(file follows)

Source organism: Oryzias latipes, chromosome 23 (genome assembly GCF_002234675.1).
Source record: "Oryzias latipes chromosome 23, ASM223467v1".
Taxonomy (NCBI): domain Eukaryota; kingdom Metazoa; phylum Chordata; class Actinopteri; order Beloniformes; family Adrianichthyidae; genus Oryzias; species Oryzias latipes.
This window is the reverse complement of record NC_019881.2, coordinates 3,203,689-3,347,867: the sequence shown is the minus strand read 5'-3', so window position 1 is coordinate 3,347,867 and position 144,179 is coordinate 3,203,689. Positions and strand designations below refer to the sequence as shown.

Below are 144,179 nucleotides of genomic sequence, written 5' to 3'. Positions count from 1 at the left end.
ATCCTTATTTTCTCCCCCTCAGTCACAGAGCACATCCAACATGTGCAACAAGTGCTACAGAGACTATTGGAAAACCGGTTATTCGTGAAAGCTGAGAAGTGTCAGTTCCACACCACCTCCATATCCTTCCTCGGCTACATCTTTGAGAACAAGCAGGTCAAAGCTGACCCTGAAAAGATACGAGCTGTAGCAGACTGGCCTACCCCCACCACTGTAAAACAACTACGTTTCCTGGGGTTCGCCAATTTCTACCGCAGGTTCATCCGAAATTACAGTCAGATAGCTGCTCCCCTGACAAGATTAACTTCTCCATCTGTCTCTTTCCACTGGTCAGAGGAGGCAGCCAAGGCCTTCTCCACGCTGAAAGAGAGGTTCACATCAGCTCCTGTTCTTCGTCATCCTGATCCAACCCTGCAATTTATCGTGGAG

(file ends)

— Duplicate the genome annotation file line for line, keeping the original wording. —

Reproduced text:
Source organism: Oryzias latipes, chromosome 23 (genome assembly GCF_002234675.1).
Source record: "Oryzias latipes chromosome 23, ASM223467v1".
Taxonomy (NCBI): domain Eukaryota; kingdom Metazoa; phylum Chordata; class Actinopteri; order Beloniformes; family Adrianichthyidae; genus Oryzias; species Oryzias latipes.
This window is the reverse complement of record NC_019881.2, coordinates 3,203,689-3,347,867: the sequence shown is the minus strand read 5'-3', so window position 1 is coordinate 3,347,867 and position 144,179 is coordinate 3,203,689. Positions and strand designations below refer to the sequence as shown.

Below are 144,179 nucleotides of genomic sequence, written 5' to 3'. Positions count from 1 at the left end.
ATCCTTATTTTCTCCCCCTCAGTCACAGAGCACATCCAACATGTGCAACAAGTGCTACAGAGACTATTGGAAAACCGGTTATTCGTGAAAGCTGAGAAGTGTCAGTTCCACACCACCTCCATATCCTTCCTCGGCTACATCTTTGAGAACAAGCAGGTCAAAGCTGACCCTGAAAAGATACGAGCTGTAGCAGACTGGCCTACCCCCACCACTGTAAAACAACTACGTTTCCTGGGGTTCGCCAATTTCTACCGCAGGTTCATCCGAAATTACAGTCAGATAGCTGCTCCCCTGACAAGATTAACTTCTCCATCTGTCTCTTTCCACTGGTCAGAGGAGGCAGCCAAGGCCTTCTCCACGCTGAAAGAGAGGTTCACATCAGCTCCTGTTCTTCGTCATCCTGATCCAACCCTGCAATTTATCGTGGAG